The inflorescense of Dasylirion gentryi is one of the most spectacular we’ve ever seen.
Dasylirion glaucophyllum is a species whose discovery dates back to 1858. It can be found naturally, only in Sonora, Mexico, growing on rocky hillsides at elevations to almost 8,000′. At maturity, trunks measure up to 6′ in height.
Dasylirion leiophyllum, published in 1911, only grows north of Mexican border in Texas and New Mexico. Based on where it grows, it should be one of the most winter hardy sotol species. The first photo is at JLBG, and the second in situ at 5,400′ elevation. The second image is from the late plantsman, David Salman, of a Zone 5 population he discovered and shared seed with us just prior to his untimely death. Plant Delights is currently offering this as Dasylirion leiophyllum ‘Chaves’.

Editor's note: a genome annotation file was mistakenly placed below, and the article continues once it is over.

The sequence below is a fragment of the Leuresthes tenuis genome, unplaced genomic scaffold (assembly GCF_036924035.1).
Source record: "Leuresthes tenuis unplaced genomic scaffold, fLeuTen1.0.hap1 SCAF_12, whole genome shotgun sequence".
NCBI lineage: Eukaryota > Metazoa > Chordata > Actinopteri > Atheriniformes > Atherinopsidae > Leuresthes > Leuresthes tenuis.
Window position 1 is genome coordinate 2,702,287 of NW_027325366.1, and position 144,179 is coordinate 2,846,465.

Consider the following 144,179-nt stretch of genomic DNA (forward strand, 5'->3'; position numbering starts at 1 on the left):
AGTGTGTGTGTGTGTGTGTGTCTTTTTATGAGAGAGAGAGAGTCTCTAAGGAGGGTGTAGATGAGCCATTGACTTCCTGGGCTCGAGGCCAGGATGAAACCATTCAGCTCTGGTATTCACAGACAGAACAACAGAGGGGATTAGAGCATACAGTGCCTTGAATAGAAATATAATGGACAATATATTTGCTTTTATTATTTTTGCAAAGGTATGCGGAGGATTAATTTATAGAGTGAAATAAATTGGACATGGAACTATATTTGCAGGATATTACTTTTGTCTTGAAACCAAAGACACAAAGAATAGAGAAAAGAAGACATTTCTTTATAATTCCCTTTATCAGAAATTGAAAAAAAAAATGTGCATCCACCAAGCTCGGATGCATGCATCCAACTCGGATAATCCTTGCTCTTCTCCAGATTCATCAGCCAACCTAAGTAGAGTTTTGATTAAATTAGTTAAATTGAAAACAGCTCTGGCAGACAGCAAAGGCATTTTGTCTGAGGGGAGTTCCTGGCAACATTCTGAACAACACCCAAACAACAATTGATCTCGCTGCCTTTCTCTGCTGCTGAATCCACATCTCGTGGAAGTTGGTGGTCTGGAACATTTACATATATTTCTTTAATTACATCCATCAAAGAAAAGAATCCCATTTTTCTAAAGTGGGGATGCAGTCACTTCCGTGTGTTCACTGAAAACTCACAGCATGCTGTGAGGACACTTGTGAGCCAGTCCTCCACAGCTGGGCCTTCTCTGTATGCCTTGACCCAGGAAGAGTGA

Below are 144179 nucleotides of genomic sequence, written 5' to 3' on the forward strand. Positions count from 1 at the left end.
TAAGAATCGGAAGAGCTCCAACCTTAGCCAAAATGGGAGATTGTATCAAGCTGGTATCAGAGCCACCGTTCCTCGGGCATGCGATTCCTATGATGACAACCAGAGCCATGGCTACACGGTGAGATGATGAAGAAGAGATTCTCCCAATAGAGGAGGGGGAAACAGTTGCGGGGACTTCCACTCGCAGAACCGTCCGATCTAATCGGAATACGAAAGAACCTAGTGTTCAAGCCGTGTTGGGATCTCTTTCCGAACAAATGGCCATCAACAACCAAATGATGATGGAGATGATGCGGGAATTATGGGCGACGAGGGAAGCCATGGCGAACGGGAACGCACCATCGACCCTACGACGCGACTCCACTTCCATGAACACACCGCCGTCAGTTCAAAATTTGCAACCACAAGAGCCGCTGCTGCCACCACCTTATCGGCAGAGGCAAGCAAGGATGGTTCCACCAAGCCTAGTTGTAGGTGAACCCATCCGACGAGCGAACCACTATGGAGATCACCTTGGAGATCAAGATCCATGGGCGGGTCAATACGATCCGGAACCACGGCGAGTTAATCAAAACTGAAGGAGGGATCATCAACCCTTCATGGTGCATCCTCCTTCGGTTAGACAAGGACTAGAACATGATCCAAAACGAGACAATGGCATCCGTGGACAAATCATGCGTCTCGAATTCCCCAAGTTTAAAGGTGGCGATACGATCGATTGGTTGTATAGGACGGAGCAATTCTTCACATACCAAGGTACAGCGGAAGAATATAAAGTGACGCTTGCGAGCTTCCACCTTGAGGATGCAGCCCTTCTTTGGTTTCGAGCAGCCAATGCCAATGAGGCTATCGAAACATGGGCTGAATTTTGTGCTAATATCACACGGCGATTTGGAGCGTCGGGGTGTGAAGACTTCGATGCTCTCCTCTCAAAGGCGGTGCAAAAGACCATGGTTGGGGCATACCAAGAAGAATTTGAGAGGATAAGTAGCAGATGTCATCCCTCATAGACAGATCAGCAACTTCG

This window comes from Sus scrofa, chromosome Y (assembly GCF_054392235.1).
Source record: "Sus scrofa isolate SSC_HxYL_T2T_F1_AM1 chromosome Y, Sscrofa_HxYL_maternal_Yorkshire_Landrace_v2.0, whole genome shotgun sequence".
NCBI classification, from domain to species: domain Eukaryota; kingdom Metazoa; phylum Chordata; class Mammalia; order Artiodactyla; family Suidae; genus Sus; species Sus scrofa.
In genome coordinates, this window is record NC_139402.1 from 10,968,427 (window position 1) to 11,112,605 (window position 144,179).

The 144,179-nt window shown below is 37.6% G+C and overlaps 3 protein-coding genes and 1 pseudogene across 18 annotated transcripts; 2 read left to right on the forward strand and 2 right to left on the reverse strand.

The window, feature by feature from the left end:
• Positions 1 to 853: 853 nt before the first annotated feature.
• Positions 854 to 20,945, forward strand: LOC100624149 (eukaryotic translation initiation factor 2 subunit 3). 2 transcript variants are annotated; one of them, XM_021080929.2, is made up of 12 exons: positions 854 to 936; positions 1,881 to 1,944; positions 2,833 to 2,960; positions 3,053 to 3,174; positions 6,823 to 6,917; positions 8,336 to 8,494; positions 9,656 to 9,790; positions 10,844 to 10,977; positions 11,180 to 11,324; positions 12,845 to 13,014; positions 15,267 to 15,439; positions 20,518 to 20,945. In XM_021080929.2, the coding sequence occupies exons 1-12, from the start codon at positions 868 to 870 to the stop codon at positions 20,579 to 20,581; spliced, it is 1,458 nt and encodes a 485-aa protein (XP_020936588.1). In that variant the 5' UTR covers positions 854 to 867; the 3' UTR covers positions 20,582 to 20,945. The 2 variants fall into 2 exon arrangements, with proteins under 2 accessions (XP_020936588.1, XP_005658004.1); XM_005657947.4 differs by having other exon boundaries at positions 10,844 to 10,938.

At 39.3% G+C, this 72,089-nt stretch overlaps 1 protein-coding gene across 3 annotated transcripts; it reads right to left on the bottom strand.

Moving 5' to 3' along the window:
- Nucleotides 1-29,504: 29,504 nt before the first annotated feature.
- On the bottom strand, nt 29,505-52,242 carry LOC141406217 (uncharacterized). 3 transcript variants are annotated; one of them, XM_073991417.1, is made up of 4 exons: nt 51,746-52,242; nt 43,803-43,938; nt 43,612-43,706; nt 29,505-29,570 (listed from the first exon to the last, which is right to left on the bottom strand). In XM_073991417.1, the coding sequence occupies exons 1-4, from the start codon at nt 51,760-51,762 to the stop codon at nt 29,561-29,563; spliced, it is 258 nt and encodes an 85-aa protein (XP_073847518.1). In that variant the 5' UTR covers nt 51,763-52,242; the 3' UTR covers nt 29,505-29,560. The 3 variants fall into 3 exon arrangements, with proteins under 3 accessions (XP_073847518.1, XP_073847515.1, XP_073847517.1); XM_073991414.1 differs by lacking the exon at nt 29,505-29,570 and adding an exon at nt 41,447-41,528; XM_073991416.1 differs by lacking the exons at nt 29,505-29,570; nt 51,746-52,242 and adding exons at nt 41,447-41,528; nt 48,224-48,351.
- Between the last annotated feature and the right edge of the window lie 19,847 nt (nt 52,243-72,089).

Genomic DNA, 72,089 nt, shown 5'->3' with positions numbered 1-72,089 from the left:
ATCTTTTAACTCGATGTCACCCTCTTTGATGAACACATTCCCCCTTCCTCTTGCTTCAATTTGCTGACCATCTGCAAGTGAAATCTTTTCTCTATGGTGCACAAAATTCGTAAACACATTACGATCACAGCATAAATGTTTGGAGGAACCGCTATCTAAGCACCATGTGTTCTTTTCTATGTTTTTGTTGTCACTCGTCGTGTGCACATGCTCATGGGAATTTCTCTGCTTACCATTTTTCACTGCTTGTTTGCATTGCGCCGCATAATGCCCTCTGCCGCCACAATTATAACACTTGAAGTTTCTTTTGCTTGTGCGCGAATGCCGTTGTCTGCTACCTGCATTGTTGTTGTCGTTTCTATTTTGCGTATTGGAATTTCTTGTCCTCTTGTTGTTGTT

Dasylirion miquihuanense, only described in 1998, hails from Tamaulipas and Nuevo Leon in Northeastern Mexico. Also occurring on rocky slopes, this sotol is one of the tallest species, producing massive 8′ tall trunks. We have succeeded long term with only 2 of 8 specimens we planted.
Dasylirion parryanum, published in that banner year of 1911, hails from up to 8,000′ elevation in the San Luis Potosi State in Northern Mexico, where it produces 3′ tall trunks.
Dasylirion quadrangulatum (1879) hails from the Southern (warmer) end of Tamaulipas and Nuevo Leon. It is much too tender for us to grow in the open here in Zone 7b, but we’ve kept it alive for a couple of decades by siting it in a microclimate adjacent to a brick wall house foundation. It is one of only two species lacking leaf spines. With great age, it produces trunks to 9′ in height.